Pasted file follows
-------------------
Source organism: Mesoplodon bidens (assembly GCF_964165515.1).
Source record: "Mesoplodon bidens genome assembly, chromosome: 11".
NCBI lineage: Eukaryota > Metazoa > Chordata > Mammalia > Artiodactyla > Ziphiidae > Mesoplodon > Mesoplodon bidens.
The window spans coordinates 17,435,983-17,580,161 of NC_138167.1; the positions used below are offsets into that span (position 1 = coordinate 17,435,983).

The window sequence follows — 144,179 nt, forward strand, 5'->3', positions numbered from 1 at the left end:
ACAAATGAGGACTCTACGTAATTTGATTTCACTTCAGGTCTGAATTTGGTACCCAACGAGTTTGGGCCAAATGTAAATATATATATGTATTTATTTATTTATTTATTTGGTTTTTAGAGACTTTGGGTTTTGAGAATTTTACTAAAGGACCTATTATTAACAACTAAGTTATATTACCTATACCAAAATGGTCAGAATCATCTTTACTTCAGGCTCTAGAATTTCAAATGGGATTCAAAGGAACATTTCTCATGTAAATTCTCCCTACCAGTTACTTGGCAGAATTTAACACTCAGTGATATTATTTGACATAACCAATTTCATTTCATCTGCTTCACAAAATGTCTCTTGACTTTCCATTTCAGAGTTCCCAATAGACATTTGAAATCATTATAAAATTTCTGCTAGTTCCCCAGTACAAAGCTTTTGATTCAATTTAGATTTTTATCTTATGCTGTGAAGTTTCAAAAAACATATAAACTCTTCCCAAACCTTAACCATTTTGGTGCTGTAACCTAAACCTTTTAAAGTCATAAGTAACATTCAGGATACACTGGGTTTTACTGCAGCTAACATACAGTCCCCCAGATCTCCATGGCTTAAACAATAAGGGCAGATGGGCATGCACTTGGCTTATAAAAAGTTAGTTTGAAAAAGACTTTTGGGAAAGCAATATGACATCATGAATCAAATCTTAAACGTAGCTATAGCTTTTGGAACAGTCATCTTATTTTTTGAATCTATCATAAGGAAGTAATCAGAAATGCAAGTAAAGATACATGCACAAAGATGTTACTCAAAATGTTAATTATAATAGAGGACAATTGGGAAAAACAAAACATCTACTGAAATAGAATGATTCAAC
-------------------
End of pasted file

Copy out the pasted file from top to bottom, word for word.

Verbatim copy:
Source organism: Mesoplodon bidens (assembly GCF_964165515.1).
Source record: "Mesoplodon bidens genome assembly, chromosome: 11".
NCBI lineage: Eukaryota > Metazoa > Chordata > Mammalia > Artiodactyla > Ziphiidae > Mesoplodon > Mesoplodon bidens.
The window spans coordinates 17,435,983-17,580,161 of NC_138167.1; the positions used below are offsets into that span (position 1 = coordinate 17,435,983).

The window sequence follows — 144,179 nt, forward strand, 5'->3', positions numbered from 1 at the left end:
ACAAATGAGGACTCTACGTAATTTGATTTCACTTCAGGTCTGAATTTGGTACCCAACGAGTTTGGGCCAAATGTAAATATATATATGTATTTATTTATTTATTTATTTGGTTTTTAGAGACTTTGGGTTTTGAGAATTTTACTAAAGGACCTATTATTAACAACTAAGTTATATTACCTATACCAAAATGGTCAGAATCATCTTTACTTCAGGCTCTAGAATTTCAAATGGGATTCAAAGGAACATTTCTCATGTAAATTCTCCCTACCAGTTACTTGGCAGAATTTAACACTCAGTGATATTATTTGACATAACCAATTTCATTTCATCTGCTTCACAAAATGTCTCTTGACTTTCCATTTCAGAGTTCCCAATAGACATTTGAAATCATTATAAAATTTCTGCTAGTTCCCCAGTACAAAGCTTTTGATTCAATTTAGATTTTTATCTTATGCTGTGAAGTTTCAAAAAACATATAAACTCTTCCCAAACCTTAACCATTTTGGTGCTGTAACCTAAACCTTTTAAAGTCATAAGTAACATTCAGGATACACTGGGTTTTACTGCAGCTAACATACAGTCCCCCAGATCTCCATGGCTTAAACAATAAGGGCAGATGGGCATGCACTTGGCTTATAAAAAGTTAGTTTGAAAAAGACTTTTGGGAAAGCAATATGACATCATGAATCAAATCTTAAACGTAGCTATAGCTTTTGGAACAGTCATCTTATTTTTTGAATCTATCATAAGGAAGTAATCAGAAATGCAAGTAAAGATACATGCACAAAGATGTTACTCAAAATGTTAATTATAATAGAGGACAATTGGGAAAAACAAAACATCTACTGAAATAGAATGATTCAAC